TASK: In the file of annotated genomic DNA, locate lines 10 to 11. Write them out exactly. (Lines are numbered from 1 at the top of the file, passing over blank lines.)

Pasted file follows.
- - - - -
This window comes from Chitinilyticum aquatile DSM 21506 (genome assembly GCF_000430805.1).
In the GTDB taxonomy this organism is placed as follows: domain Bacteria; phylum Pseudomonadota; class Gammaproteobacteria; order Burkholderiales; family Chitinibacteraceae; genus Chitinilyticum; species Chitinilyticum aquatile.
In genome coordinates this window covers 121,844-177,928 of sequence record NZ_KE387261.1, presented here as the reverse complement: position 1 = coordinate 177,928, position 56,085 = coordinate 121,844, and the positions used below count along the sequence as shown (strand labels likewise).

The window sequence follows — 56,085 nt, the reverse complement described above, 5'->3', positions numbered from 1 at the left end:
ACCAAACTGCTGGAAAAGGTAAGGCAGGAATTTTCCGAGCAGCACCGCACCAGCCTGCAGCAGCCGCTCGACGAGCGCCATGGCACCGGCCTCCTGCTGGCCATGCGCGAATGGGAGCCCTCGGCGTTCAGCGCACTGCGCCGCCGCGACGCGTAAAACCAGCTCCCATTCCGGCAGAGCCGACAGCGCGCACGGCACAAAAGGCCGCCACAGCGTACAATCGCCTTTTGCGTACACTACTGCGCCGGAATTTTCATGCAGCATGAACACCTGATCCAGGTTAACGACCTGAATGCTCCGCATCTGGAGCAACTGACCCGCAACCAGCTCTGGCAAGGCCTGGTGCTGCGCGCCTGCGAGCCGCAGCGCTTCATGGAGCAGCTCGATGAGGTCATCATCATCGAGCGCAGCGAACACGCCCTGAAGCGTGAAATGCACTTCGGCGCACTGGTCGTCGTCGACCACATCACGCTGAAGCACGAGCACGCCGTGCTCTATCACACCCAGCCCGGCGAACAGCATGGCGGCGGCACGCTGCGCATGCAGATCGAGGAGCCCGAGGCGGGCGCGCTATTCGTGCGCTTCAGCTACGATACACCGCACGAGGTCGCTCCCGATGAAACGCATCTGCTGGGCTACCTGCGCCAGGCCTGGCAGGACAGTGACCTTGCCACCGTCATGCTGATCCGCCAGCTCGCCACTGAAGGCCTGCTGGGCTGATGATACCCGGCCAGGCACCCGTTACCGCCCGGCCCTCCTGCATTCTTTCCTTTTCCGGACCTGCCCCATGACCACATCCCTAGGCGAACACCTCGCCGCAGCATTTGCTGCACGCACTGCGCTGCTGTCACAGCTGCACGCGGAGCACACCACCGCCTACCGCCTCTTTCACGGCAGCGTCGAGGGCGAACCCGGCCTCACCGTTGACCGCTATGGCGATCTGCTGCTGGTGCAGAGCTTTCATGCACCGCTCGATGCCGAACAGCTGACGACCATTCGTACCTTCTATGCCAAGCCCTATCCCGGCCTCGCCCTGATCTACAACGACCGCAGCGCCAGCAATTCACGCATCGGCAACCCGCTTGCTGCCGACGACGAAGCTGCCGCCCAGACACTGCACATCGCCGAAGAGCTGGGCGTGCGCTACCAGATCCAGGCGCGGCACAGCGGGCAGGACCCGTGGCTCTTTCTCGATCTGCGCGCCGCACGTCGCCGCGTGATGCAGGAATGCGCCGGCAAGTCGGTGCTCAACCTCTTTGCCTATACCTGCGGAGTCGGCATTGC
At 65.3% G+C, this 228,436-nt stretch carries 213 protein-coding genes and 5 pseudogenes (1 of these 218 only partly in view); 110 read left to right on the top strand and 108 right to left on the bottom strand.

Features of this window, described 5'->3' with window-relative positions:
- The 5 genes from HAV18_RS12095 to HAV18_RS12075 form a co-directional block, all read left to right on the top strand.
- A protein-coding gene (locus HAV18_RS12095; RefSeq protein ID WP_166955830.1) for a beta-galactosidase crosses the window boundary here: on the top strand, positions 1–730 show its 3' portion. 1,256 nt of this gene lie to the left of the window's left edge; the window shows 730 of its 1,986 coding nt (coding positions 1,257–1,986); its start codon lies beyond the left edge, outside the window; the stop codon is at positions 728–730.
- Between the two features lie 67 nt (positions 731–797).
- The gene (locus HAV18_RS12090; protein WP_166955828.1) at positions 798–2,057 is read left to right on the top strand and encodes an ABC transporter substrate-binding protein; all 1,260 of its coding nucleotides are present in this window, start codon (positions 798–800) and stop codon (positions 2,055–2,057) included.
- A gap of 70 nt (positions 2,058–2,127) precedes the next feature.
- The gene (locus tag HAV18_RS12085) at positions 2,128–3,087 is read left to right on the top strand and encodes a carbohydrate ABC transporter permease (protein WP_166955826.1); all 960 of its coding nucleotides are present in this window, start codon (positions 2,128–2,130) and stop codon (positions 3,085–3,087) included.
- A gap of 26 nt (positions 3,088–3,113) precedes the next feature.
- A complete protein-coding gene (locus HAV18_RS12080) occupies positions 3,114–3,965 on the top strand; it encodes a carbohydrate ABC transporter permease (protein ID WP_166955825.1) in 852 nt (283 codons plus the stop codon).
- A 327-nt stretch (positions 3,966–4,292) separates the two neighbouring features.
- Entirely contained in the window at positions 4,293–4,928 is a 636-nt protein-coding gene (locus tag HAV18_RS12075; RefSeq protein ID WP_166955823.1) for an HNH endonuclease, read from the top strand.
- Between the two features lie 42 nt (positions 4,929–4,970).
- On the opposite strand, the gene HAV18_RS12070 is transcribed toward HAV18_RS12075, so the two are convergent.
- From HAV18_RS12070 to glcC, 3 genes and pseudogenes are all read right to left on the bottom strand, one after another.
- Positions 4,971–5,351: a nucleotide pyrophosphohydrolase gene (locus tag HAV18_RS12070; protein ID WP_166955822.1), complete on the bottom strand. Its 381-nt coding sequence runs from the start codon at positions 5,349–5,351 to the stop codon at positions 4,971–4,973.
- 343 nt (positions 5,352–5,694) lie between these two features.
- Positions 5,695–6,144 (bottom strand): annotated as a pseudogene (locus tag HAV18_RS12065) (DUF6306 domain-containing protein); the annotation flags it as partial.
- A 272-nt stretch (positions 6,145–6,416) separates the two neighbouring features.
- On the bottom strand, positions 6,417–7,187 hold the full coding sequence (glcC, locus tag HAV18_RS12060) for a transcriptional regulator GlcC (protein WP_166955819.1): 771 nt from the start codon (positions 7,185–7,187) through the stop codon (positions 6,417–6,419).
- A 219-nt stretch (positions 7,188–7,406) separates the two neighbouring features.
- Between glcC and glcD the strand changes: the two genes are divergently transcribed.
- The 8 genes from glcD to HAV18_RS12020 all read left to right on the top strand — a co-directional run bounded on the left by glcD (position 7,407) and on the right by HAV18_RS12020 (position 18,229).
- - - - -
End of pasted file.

- Between the two features lie 67 nt (positions 731–797).
- The gene (locus HAV18_RS12090; protein WP_166955828.1) at positions 798–2,057 is read left to right on the top strand and encodes an ABC transporter substrate-binding protein; all 1,260 of its coding nucleotides are present in this window, start codon (positions 798–800) and stop codon (positions 2,055–2,057) included.